For example, our application tracks animal movements and prices for a farm. To get the current stock count the simplest solution is to have a starting number, then add up all the movement in and out until we have a current number. But this is memory intensive and gets slower and slower as the number of movements grows year after year.
We don't have the luxury of "freezing" a year so it can no longer accept changes, the system must be able to handle changes to movements at any point in time, then show the updated numbers in real time.
This is not just stock numbers; we have to track a large number of variables like this and write reports for each period (day, week, month, year) that include summary calculations based on these variables.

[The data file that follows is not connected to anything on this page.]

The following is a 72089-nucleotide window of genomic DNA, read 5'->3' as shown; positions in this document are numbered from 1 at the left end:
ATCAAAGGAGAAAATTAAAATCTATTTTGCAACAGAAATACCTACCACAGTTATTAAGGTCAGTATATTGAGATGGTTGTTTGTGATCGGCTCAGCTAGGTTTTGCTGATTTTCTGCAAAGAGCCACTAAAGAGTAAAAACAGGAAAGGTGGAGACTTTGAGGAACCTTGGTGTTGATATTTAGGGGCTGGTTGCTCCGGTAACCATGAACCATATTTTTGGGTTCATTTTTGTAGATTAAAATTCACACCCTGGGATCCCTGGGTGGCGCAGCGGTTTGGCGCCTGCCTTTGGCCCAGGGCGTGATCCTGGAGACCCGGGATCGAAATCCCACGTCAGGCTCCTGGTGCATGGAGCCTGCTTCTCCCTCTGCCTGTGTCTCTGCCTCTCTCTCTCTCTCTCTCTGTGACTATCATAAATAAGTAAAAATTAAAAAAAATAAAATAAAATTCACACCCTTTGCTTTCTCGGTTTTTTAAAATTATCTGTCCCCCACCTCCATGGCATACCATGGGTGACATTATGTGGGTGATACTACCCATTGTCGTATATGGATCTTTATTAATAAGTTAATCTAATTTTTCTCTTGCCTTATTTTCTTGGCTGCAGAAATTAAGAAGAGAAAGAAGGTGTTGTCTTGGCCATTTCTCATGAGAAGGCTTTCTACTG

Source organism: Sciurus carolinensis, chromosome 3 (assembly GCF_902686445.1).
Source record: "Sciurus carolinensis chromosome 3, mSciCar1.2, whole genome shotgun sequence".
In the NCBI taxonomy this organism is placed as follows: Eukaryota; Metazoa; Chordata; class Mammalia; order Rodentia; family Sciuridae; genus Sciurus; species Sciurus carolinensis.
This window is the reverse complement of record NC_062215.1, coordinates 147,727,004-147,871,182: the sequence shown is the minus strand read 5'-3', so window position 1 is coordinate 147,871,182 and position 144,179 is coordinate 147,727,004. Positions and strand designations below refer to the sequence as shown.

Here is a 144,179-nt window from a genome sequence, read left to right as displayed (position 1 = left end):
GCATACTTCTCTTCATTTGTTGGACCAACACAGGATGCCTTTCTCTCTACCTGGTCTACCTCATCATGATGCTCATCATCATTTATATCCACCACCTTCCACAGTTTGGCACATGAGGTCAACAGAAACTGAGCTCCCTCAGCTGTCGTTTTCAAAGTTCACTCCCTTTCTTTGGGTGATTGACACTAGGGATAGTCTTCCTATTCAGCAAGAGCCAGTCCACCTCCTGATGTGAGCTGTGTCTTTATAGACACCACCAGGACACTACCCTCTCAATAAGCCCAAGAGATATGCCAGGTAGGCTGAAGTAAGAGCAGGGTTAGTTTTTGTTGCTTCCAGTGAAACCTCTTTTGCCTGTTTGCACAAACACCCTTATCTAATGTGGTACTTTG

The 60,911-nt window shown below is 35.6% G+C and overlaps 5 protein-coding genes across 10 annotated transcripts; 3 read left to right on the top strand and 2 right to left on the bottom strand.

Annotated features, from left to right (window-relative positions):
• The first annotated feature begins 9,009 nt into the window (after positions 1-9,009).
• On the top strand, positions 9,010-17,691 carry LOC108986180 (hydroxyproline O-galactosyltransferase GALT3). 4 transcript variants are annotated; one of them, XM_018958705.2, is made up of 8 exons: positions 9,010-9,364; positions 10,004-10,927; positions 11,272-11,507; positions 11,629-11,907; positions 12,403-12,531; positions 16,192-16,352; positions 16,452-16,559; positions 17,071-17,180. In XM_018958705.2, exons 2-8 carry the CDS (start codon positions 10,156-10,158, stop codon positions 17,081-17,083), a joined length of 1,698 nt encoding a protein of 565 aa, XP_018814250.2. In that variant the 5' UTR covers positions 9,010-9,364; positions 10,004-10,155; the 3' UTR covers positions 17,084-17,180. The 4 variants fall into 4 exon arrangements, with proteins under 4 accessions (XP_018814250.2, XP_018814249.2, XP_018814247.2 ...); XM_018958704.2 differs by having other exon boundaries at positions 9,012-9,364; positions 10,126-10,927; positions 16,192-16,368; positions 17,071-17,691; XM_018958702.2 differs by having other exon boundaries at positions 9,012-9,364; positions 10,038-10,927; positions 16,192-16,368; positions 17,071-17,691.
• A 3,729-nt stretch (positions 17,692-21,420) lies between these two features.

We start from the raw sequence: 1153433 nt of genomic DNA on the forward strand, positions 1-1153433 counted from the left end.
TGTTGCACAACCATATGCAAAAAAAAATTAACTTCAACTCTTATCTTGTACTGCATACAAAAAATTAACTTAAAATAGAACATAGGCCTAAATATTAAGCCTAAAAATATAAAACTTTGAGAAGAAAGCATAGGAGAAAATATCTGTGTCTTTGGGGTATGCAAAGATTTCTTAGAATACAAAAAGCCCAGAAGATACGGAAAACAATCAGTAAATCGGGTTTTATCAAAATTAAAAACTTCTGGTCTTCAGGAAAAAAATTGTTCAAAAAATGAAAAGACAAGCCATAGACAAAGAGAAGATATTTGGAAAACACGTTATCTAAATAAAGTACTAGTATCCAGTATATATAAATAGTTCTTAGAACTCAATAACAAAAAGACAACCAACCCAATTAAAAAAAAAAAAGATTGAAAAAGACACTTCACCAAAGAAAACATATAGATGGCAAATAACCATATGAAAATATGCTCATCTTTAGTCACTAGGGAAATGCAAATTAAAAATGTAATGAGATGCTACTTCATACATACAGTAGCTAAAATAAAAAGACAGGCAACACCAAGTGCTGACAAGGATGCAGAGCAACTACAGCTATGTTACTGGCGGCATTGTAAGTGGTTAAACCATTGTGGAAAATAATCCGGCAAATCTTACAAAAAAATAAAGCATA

What is the most common, preferred, "best", fastest, elegant way to handle data streams that cross multiple years for calculation and reporting purposes? How would the database design and the architecture relate in this scenario (i.e. would using an ORM be fine as long as the database schema was well designed?). The critical requirements here are optimal performance and real-time availability.
I have seen in large scale systems thus kind of work is split up into time slices, e.g. week, month, year aggregate tables. I am particularly interested if there is a common design pattern for solving this problem.